LTPP Pavement Maintenance Materials: PCC Partial-Depth Spall Repair Experiment, Final Report
Primary Topic: Pavement Maintenance
Description: The Strategic Highway Research Program (SHRP) H-106 maintenance experiment and the Federal Highway Administration (FHWA) Long-Term Monitoring (LTM) of Pavement Maintenance Materials Test Sites project studied the repair of partial-depth spalls in concrete pavements. The purpose of partial-depth spall repair is to restore a pavement's structural integrity, improve its ride quality, and extend its serviceable life.
Highway agencies spend a large amount of time and money annually performing partial-depth spall repairs, both as temporary and permanent fixes. Frequently, the repairs are not made as efficiently as desired or do not perform as long as intended. The primary consequences are added disruption to traffic, more exposure of patching crews to traffic, and additional maintenance expenditures. The purpose of this study, then, was to address the merits and deficiencies of current spall repair materials, designs, and practices. The study evaluated the relative performance of selected patching materials, as well as the effect of selected repair methods. The study also examined repair material properties and tests that correlate well with field performance.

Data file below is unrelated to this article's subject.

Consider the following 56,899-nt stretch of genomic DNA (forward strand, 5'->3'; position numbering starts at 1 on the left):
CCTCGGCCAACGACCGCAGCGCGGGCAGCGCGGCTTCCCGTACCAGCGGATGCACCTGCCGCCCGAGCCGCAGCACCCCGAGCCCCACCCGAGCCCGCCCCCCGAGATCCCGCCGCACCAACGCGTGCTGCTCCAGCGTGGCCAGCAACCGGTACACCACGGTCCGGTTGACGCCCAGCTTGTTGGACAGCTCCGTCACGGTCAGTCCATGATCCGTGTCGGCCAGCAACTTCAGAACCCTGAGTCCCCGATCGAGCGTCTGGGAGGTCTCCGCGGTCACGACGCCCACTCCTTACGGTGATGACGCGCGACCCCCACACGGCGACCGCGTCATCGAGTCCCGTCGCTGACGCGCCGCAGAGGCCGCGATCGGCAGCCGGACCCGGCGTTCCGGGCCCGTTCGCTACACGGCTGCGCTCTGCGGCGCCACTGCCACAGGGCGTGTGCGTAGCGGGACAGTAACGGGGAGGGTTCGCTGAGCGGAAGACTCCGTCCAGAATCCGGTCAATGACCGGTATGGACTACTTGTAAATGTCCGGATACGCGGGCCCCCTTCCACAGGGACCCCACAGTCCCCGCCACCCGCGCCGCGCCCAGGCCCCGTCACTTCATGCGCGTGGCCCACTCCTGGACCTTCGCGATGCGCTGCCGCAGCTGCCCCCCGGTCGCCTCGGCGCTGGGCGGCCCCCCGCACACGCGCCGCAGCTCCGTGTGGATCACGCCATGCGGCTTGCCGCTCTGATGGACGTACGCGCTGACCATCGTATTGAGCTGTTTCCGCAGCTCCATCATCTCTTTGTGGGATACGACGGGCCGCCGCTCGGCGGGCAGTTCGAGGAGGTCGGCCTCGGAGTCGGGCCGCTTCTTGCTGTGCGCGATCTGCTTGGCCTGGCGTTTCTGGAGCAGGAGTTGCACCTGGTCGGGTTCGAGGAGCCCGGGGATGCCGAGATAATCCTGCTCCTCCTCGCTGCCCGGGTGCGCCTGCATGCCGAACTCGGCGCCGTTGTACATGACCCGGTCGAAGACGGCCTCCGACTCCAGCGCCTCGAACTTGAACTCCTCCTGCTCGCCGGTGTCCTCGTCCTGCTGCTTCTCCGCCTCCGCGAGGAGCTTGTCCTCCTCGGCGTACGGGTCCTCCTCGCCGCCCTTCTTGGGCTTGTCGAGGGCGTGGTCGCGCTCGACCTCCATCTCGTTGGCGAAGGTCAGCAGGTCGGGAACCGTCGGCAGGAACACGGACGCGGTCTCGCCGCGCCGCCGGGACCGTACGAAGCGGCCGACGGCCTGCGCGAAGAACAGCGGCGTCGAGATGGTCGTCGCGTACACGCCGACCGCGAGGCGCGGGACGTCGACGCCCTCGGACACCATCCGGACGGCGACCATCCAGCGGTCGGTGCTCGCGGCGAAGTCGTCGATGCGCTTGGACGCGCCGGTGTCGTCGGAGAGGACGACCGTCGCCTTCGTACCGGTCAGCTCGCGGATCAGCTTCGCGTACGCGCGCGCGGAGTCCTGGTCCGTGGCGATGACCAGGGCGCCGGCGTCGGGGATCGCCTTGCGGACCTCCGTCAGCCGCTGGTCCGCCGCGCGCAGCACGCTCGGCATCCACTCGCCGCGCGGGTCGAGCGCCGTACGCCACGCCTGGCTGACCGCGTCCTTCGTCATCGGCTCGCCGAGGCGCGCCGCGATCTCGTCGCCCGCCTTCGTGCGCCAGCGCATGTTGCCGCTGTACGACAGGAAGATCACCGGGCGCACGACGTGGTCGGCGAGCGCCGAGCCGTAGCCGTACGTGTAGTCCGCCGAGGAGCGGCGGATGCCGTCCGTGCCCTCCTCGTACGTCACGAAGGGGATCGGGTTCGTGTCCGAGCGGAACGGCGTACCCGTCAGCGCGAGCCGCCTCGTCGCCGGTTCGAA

This report documents the entire portland cement concrete (PCC) partial-depth spall repair study, including the installation of 30 unique repair types (i.e., combinations of patching material and patching method) at 4 different test sites, the laboratory testing of experimental repair materials, and the 7-year performance monitoring of the various partial-depth repairs. It also discusses the results of comprehensive statistical analyses conducted on material performance and laboratory testing data. The results of a detailed cost-effectiveness analysis are also presented.
FHWA Publication Number: FHWA-RD-99-153
Publication Year: 1999